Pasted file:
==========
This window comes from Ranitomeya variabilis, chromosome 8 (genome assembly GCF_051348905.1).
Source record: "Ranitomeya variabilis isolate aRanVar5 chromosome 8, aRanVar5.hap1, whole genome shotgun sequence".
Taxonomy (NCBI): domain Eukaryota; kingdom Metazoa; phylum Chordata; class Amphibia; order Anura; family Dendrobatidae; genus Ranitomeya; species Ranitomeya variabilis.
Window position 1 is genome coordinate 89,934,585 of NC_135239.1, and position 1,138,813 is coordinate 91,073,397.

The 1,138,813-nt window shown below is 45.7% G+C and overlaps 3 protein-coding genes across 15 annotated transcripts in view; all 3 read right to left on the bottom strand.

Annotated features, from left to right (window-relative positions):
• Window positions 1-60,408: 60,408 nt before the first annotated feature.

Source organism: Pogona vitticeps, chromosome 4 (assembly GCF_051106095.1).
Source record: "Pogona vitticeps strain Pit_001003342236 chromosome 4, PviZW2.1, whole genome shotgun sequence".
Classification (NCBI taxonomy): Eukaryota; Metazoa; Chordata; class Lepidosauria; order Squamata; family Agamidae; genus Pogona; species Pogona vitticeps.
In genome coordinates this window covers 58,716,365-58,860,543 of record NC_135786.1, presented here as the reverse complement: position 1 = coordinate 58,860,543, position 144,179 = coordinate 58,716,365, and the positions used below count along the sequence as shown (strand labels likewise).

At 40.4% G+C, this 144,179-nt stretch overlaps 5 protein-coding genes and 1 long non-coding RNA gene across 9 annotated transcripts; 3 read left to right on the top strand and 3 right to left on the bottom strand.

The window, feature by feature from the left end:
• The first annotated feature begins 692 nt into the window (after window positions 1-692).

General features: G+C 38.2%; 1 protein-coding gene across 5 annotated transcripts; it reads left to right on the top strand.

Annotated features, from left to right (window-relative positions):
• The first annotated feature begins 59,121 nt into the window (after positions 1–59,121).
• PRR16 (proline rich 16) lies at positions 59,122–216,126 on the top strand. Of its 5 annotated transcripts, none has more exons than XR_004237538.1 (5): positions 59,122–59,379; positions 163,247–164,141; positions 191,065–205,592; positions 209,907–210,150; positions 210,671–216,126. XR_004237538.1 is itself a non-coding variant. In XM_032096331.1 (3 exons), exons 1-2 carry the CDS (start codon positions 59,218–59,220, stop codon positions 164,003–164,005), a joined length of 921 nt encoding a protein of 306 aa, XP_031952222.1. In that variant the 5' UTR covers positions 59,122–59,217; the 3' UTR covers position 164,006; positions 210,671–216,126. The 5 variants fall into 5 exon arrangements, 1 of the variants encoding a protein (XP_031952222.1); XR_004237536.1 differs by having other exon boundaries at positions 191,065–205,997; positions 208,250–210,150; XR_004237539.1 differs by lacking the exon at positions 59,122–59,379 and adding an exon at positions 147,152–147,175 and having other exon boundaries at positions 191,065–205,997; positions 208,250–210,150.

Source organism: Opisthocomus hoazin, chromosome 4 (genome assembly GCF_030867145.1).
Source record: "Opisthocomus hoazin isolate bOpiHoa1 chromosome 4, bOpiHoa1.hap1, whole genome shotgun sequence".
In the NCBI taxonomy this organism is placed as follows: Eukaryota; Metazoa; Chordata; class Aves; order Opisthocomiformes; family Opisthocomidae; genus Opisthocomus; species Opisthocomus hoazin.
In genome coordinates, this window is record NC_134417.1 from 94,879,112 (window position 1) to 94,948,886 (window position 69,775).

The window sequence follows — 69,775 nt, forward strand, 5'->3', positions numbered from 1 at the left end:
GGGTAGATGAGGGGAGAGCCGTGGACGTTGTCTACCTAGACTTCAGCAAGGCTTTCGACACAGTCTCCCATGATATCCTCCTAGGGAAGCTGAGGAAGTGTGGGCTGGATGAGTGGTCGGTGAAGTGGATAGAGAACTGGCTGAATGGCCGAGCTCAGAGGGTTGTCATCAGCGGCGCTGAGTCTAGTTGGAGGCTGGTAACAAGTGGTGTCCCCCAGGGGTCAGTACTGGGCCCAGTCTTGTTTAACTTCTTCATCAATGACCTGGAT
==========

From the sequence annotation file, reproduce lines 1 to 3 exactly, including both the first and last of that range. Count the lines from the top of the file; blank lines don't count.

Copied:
This window comes from Ranitomeya variabilis, chromosome 8 (genome assembly GCF_051348905.1).
Source record: "Ranitomeya variabilis isolate aRanVar5 chromosome 8, aRanVar5.hap1, whole genome shotgun sequence".
Taxonomy (NCBI): domain Eukaryota; kingdom Metazoa; phylum Chordata; class Amphibia; order Anura; family Dendrobatidae; genus Ranitomeya; species Ranitomeya variabilis.